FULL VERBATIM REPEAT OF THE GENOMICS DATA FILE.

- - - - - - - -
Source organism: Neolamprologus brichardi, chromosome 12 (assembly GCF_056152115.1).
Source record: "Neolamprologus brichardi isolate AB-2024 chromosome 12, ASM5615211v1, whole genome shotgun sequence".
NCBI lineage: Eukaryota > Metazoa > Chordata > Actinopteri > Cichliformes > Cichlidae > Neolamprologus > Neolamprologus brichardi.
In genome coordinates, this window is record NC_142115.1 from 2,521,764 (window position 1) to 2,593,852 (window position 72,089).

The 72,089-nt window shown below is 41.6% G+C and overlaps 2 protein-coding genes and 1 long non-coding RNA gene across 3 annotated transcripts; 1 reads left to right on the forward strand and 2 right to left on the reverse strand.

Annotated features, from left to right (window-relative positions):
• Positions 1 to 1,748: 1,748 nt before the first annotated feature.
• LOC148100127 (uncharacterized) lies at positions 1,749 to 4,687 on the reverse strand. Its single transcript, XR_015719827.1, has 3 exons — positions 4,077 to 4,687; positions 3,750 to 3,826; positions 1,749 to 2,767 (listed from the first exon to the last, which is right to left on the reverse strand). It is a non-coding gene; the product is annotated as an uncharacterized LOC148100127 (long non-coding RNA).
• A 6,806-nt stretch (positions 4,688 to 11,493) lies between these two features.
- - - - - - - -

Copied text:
Source organism: Neolamprologus brichardi, chromosome 12 (assembly GCF_056152115.1).
Source record: "Neolamprologus brichardi isolate AB-2024 chromosome 12, ASM5615211v1, whole genome shotgun sequence".
NCBI lineage: Eukaryota > Metazoa > Chordata > Actinopteri > Cichliformes > Cichlidae > Neolamprologus > Neolamprologus brichardi.
In genome coordinates, this window is record NC_142115.1 from 2,521,764 (window position 1) to 2,593,852 (window position 72,089).

The 72,089-nt window shown below is 41.6% G+C and overlaps 2 protein-coding genes and 1 long non-coding RNA gene across 3 annotated transcripts; 1 reads left to right on the forward strand and 2 right to left on the reverse strand.

Annotated features, from left to right (window-relative positions):
• Positions 1 to 1,748: 1,748 nt before the first annotated feature.
• LOC148100127 (uncharacterized) lies at positions 1,749 to 4,687 on the reverse strand. Its single transcript, XR_015719827.1, has 3 exons — positions 4,077 to 4,687; positions 3,750 to 3,826; positions 1,749 to 2,767 (listed from the first exon to the last, which is right to left on the reverse strand). It is a non-coding gene; the product is annotated as an uncharacterized LOC148100127 (long non-coding RNA).
• A 6,806-nt stretch (positions 4,688 to 11,493) lies between these two features.